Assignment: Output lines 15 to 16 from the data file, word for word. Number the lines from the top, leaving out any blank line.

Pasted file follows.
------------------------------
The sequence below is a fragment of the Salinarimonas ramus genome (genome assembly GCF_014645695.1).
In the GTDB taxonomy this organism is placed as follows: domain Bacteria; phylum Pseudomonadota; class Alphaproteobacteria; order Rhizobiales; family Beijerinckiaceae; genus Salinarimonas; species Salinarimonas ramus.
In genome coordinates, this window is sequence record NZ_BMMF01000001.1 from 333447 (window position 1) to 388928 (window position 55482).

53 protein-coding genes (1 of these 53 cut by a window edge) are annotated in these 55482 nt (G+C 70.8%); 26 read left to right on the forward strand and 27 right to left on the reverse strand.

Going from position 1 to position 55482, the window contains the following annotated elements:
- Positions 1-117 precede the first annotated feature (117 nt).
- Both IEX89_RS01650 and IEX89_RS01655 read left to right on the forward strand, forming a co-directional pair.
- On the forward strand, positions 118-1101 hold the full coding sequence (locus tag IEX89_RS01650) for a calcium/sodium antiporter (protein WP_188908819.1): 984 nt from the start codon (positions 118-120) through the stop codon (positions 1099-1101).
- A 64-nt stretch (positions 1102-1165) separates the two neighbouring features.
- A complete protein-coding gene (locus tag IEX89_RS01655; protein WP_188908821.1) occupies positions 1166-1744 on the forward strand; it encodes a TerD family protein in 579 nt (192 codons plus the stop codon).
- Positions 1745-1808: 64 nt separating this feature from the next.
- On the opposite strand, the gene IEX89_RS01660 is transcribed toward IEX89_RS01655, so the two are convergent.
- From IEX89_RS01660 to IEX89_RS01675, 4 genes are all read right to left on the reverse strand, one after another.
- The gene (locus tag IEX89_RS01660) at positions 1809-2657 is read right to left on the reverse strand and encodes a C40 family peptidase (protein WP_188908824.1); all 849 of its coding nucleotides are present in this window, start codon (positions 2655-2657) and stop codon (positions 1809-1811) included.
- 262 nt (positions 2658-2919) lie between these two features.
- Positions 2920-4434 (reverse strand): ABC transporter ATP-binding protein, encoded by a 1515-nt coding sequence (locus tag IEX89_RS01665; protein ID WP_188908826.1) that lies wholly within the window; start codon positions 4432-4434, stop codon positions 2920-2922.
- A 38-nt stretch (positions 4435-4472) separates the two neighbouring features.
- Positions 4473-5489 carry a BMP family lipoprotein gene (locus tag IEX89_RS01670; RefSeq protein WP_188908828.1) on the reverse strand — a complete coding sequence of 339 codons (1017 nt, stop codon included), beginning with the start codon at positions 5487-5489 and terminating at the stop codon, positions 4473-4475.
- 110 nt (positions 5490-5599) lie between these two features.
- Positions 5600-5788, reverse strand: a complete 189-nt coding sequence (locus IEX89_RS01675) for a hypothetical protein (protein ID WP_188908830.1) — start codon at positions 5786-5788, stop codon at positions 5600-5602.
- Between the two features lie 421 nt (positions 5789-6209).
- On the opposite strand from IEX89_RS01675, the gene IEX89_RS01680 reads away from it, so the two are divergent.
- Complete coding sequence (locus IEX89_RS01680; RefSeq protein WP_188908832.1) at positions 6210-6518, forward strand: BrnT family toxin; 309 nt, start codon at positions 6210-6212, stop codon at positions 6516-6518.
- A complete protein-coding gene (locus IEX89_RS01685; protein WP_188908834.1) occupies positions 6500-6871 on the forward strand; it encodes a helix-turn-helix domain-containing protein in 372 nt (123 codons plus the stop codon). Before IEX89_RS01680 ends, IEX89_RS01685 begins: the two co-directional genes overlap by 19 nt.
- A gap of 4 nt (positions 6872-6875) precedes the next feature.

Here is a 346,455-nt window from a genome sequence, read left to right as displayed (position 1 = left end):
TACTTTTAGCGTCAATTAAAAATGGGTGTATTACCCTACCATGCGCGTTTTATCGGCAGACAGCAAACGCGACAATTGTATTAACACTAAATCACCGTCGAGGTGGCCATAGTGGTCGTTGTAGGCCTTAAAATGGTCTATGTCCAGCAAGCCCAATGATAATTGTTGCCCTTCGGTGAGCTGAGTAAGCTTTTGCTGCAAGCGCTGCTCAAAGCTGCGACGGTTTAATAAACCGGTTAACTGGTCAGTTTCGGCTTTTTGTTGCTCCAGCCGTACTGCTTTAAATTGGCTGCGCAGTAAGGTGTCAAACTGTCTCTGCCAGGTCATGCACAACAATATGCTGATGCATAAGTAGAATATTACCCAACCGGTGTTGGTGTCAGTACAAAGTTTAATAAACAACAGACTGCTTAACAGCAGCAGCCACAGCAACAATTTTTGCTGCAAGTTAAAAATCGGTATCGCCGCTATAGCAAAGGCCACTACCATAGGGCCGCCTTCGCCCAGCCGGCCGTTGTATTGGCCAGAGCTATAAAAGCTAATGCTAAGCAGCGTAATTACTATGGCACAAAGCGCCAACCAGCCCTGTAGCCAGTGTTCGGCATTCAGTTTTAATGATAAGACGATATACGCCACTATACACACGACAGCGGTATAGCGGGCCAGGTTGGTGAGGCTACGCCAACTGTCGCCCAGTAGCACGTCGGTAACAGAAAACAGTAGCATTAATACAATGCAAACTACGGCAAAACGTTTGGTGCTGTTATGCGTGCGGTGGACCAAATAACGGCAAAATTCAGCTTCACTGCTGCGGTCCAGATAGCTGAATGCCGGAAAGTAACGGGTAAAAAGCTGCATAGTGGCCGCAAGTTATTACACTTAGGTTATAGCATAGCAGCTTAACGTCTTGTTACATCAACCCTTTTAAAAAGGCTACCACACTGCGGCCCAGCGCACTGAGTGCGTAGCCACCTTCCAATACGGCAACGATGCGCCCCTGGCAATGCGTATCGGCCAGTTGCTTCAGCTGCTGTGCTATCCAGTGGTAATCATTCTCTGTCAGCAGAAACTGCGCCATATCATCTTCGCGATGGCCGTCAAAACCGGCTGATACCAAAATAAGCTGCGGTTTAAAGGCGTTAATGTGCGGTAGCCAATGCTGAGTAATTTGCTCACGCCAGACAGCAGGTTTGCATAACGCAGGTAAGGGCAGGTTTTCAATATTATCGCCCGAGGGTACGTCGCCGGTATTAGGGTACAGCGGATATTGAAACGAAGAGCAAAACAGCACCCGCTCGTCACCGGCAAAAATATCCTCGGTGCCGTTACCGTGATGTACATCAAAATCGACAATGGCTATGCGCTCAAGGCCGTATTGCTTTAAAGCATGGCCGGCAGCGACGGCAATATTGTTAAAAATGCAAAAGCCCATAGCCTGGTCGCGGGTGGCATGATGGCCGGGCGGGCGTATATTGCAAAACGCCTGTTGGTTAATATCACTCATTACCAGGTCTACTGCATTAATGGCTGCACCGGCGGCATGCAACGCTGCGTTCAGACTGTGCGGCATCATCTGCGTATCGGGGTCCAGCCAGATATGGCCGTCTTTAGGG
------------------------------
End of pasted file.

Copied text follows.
- 262 nt (positions 2658-2919) lie between these two features.
- Positions 2920-4434 (reverse strand): ABC transporter ATP-binding protein, encoded by a 1515-nt coding sequence (locus tag IEX89_RS01665; protein ID WP_188908826.1) that lies wholly within the window; start codon positions 4432-4434, stop codon positions 2920-2922.